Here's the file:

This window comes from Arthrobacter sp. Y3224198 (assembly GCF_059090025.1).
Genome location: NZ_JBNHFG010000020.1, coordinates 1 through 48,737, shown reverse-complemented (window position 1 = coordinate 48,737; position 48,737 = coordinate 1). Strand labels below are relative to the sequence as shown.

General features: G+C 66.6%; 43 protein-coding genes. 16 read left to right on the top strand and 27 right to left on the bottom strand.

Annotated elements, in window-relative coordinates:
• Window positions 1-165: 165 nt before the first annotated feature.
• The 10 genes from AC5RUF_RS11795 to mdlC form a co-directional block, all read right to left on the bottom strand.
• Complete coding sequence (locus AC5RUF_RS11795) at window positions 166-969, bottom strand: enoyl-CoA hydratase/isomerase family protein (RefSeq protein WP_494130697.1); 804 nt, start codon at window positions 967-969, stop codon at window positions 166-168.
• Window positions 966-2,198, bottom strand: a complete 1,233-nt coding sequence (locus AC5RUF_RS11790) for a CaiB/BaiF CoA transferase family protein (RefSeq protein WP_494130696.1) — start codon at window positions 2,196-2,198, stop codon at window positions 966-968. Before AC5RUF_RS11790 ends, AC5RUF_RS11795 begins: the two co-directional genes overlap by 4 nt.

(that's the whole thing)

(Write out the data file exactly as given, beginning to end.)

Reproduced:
This window comes from Arthrobacter sp. Y3224198 (assembly GCF_059090025.1).
Genome location: NZ_JBNHFG010000020.1, coordinates 1 through 48,737, shown reverse-complemented (window position 1 = coordinate 48,737; position 48,737 = coordinate 1). Strand labels below are relative to the sequence as shown.

General features: G+C 66.6%; 43 protein-coding genes. 16 read left to right on the top strand and 27 right to left on the bottom strand.

Annotated elements, in window-relative coordinates:
• Window positions 1-165: 165 nt before the first annotated feature.
• The 10 genes from AC5RUF_RS11795 to mdlC form a co-directional block, all read right to left on the bottom strand.
• Complete coding sequence (locus AC5RUF_RS11795) at window positions 166-969, bottom strand: enoyl-CoA hydratase/isomerase family protein (RefSeq protein WP_494130697.1); 804 nt, start codon at window positions 967-969, stop codon at window positions 166-168.
• Window positions 966-2,198, bottom strand: a complete 1,233-nt coding sequence (locus AC5RUF_RS11790) for a CaiB/BaiF CoA transferase family protein (RefSeq protein WP_494130696.1) — start codon at window positions 2,196-2,198, stop codon at window positions 966-968. Before AC5RUF_RS11790 ends, AC5RUF_RS11795 begins: the two co-directional genes overlap by 4 nt.